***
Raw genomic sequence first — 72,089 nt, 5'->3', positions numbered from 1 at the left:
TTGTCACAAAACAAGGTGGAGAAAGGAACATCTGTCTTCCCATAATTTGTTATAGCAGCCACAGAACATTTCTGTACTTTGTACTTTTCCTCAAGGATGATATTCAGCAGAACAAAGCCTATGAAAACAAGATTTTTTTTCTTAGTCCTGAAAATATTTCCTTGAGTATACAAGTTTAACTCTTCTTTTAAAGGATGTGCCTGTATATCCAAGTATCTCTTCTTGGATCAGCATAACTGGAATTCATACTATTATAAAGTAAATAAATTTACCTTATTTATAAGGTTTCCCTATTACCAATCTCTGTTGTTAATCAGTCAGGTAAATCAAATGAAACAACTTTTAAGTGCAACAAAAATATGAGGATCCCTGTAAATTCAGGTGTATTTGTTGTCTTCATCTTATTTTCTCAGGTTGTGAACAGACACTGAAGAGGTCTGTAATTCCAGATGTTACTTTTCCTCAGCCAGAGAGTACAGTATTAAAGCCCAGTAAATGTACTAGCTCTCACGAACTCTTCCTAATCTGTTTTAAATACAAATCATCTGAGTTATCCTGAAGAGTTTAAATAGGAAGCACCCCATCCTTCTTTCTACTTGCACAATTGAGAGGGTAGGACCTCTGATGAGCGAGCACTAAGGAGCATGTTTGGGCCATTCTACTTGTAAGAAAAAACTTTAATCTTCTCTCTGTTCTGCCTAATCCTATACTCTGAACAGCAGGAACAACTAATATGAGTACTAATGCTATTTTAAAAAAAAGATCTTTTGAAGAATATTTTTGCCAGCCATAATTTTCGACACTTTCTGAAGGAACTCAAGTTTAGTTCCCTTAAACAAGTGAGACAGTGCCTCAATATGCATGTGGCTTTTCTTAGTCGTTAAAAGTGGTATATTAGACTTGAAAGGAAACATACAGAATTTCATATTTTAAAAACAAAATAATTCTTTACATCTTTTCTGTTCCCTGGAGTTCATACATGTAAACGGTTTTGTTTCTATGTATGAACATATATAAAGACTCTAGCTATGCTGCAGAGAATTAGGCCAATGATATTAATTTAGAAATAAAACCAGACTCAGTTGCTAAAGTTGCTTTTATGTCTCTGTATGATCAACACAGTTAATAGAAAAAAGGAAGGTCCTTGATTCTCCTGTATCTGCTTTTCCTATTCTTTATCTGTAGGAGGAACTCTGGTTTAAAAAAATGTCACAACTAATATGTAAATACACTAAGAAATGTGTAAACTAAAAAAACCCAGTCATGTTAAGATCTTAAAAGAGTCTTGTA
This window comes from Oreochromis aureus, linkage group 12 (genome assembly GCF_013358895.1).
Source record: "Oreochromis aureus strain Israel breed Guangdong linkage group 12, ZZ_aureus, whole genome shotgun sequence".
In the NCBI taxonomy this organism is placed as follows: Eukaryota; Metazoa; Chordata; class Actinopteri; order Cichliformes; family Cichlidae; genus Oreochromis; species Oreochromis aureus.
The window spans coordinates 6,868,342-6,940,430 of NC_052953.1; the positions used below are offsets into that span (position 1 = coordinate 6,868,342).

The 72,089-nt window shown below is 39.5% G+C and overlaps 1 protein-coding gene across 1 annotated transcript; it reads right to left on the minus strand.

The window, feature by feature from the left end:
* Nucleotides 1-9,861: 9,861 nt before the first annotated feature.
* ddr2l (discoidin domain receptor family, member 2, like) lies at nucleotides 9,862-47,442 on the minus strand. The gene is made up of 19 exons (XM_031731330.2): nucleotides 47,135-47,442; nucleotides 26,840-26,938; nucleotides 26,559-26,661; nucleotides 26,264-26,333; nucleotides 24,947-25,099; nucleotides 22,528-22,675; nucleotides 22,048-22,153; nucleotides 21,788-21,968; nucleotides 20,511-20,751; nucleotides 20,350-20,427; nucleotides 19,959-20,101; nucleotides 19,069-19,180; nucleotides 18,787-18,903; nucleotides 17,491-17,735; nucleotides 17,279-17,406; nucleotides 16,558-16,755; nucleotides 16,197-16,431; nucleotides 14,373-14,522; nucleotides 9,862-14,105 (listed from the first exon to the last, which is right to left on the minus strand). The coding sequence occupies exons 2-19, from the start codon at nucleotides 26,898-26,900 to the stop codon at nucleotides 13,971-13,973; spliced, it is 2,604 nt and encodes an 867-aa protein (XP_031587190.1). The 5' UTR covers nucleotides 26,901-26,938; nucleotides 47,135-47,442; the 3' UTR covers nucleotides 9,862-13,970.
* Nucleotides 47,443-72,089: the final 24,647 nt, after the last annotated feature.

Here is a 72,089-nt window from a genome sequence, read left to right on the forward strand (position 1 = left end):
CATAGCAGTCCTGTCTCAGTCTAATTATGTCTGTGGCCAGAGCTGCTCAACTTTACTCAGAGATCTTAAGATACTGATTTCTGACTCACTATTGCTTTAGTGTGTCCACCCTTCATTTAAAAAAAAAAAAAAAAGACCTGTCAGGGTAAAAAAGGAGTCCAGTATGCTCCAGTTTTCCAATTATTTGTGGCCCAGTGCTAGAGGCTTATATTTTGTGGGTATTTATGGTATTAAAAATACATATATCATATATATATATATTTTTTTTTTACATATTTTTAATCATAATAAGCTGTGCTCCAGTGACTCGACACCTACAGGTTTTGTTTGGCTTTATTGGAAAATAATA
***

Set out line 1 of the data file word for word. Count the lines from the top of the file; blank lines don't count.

Raw genomic sequence first — 72,089 nt, 5'->3', positions numbered from 1 at the left: